Britain’s shutout spurs security row over EU Galileo Satellite project

With the country’s taxpayers already having paid 1 billion pounds, and the EU shutting Britain out of the Galileo satellite project, have spurred up a fresh row over UK’s involvement with the programme and also threatens to spoil the Brexit talks. 

Majority of the state members have turned down against the UK and voted for pushing ahead the next steps for a contract of the 8 billion pounds project, in spite of requests to delay to allow negotiations over British engagement in progress. Contract bidding has been blocked for UK firms. 

To rival the US bases and controlled global positioning system, the 8 billion pound Galileo, the satellite navigation system is intended. Aimed to be fully functional by 2020, Galileo will provide accurate navigation, positioning and timing information, meant to be used by the military, government sector, industries and citizens. 

British firms have been highly instrumental in its designing and built up and restricting UK’s involvement would further lead to up to three years of delay and additional cost implications of 1 billion pound, as per a warning in a technical report handed last month to EU negotiators. 

Gyimah also mentioned that the UK government is evident in its preference towards full contribution towards the Galileo programme, as a profound security pact with EU with the negotiations be allowed to work their course. He also mentioned that forcing  and utilising the vote and excluding UK companies from the contract on unfurnished security reasons, the EU has put all at stake.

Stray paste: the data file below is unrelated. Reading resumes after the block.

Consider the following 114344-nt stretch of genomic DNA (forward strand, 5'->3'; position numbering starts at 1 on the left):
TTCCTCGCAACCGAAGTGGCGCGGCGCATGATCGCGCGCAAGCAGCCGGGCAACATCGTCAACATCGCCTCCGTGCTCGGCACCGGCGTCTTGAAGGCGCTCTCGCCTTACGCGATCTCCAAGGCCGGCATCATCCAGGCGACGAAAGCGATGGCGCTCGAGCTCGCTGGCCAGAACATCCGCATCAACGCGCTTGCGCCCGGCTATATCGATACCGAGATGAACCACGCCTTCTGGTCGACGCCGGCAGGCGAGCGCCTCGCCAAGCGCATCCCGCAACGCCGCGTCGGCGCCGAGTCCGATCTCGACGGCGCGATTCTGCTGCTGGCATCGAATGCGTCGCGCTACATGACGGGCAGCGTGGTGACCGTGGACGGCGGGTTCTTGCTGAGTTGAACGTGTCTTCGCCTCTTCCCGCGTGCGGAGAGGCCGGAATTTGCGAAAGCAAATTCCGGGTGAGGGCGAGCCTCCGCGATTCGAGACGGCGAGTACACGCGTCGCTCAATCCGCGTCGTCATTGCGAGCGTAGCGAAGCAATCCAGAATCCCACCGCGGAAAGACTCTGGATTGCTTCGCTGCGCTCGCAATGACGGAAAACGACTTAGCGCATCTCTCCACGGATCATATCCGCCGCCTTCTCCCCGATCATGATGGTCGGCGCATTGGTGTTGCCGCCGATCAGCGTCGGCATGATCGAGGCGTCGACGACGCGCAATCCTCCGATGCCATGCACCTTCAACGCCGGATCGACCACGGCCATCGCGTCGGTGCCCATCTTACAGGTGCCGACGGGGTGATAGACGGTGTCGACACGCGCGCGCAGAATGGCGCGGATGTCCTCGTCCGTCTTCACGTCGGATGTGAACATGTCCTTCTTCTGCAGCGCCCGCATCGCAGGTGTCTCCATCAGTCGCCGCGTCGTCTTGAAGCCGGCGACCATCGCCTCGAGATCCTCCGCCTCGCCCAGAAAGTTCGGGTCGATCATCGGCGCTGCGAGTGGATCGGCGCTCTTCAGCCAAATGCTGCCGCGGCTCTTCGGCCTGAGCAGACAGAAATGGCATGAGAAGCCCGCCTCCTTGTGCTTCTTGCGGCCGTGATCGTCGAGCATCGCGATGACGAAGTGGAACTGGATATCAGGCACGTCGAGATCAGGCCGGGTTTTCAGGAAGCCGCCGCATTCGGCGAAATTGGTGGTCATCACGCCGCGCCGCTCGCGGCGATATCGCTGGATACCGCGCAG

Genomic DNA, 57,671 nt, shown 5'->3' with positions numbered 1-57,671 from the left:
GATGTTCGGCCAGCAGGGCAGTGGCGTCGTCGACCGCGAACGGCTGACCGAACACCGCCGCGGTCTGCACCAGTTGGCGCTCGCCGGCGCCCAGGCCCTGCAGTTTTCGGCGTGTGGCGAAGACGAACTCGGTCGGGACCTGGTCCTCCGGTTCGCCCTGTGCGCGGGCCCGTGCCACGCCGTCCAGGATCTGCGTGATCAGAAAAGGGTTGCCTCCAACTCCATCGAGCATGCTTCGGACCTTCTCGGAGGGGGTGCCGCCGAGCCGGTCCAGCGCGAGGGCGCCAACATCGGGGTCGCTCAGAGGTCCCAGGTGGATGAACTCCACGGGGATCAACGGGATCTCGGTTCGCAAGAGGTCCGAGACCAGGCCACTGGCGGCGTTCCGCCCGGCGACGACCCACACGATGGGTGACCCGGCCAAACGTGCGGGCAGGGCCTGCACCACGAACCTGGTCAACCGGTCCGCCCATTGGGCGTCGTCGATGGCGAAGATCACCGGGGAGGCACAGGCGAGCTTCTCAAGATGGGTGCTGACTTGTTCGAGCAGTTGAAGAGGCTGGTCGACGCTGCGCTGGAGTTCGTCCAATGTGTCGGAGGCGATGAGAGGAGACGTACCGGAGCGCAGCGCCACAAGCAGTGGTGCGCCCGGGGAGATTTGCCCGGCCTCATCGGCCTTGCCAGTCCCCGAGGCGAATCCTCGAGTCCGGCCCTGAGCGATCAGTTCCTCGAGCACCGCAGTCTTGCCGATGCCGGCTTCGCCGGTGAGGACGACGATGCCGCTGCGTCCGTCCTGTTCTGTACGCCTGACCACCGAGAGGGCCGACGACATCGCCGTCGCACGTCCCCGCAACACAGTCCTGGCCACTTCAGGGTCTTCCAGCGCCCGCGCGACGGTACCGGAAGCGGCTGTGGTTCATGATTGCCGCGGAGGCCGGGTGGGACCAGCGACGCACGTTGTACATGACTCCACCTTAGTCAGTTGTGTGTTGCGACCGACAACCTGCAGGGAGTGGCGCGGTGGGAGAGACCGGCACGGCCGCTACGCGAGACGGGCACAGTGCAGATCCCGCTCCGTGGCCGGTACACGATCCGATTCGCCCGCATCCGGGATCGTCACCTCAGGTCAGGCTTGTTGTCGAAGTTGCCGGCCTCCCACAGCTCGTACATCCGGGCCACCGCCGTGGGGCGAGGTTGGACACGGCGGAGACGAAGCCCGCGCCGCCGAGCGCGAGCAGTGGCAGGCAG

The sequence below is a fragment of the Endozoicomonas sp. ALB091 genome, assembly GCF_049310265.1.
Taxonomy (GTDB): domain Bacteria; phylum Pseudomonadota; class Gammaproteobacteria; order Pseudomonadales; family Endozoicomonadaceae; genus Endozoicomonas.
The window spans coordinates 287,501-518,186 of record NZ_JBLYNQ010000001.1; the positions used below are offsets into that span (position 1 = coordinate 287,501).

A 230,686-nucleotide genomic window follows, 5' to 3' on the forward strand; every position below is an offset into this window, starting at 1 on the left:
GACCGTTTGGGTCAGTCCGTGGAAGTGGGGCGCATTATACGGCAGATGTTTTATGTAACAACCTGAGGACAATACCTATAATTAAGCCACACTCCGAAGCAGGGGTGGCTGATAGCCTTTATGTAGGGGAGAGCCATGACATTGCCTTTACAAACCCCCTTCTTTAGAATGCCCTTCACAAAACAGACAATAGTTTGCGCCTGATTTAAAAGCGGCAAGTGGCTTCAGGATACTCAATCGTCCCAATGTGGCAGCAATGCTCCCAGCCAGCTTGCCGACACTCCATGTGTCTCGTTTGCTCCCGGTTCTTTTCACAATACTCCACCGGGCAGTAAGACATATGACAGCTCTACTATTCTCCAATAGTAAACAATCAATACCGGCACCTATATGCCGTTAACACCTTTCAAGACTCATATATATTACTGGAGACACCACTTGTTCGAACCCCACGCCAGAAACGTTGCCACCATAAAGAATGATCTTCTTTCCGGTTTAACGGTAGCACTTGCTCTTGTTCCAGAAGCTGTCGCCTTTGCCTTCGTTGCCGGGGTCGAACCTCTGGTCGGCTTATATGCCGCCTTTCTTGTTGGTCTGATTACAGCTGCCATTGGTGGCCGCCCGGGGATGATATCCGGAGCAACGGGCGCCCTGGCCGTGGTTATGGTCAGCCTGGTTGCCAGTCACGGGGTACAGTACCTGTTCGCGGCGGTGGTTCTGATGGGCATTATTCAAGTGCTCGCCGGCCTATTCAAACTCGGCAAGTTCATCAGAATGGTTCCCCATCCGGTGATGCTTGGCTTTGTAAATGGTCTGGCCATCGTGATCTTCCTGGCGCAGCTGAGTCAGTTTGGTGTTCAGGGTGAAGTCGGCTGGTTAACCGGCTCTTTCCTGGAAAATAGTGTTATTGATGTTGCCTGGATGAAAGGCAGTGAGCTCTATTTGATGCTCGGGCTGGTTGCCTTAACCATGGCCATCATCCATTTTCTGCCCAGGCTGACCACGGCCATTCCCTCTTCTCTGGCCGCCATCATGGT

The result prompted a furious response from the UK science minister, Sam Gyimah, who repeated the claim that Britain was willing to “walk away” from the project, to develop a rival satellite. The UK was beaten by a “simple majority” within the 28 member states.

Gyimah said: “The government has been clear that our preference is to contribute fully to Galileo as part of a broad security partnership with the EU, and that negotiations should be allowed to run their course. By forcing through this vote, while excluding UK companies from the contracts on unfounded security grounds, the European Commission has put this at risk.

The development on the decision to treat UK like any other country who does not fall under the EU pact, came 24 hours after the European communion’s officials gained support by the 27 member states and despite many concerns by some officials with the high-handed approach on this issue.  

Michael Bernie, EU’s chief negotiator, was even backed by France, who is very particular on great cooperation in future and UK’s dearest EU security partner. 

With the advent of all these, UK has threatened to seek the return of all its previous financial contributions. Such move for sure would initiate a broader withdrawal pact and open the sensitive issue of the country’s 39 billion pound divorce bill.